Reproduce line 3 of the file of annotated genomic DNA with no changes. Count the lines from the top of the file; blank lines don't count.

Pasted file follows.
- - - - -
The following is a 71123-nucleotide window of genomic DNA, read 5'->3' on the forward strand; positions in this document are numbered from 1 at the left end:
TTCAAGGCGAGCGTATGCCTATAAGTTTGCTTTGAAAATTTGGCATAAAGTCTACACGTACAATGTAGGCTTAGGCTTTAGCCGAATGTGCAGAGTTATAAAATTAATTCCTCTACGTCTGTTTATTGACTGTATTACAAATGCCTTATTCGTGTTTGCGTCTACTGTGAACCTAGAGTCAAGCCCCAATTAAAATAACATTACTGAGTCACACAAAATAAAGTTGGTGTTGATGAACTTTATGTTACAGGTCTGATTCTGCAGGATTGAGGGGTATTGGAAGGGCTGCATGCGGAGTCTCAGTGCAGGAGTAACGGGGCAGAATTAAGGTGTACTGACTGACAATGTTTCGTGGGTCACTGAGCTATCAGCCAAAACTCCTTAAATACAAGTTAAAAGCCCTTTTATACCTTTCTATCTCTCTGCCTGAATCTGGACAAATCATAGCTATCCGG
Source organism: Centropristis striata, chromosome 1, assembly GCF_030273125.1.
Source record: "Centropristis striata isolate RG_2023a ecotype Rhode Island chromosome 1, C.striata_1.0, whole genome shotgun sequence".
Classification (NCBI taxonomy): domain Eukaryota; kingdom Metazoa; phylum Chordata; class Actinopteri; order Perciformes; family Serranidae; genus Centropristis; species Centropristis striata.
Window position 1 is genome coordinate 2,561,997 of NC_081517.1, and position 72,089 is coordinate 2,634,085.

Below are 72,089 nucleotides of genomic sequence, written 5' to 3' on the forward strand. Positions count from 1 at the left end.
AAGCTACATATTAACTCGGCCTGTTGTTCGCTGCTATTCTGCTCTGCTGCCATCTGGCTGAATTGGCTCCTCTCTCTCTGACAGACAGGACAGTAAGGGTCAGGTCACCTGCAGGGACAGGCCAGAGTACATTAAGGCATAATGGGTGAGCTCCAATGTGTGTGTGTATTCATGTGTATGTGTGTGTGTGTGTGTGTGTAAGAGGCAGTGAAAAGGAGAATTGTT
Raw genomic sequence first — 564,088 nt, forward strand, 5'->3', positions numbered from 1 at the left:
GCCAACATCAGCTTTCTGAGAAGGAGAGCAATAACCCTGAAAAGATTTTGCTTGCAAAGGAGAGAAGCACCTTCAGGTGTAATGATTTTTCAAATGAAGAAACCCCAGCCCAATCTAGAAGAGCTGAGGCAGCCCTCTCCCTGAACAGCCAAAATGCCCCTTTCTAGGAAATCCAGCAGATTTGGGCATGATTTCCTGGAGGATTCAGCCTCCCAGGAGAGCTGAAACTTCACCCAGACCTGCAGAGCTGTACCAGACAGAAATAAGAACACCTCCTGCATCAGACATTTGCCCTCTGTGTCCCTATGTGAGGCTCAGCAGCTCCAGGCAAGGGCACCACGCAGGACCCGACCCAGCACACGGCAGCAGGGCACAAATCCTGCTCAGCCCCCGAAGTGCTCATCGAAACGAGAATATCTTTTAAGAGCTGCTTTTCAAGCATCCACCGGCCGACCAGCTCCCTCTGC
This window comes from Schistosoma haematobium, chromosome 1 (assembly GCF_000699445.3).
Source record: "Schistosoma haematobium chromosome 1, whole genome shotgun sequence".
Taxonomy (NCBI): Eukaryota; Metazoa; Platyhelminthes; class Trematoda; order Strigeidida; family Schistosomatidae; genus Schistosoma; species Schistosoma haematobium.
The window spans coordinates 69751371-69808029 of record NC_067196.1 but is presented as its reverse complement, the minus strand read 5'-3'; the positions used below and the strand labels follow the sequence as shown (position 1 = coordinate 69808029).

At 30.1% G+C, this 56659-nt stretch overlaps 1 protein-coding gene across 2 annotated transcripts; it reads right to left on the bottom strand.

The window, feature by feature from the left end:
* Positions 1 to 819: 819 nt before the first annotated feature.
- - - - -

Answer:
Source organism: Centropristis striata, chromosome 1, assembly GCF_030273125.1.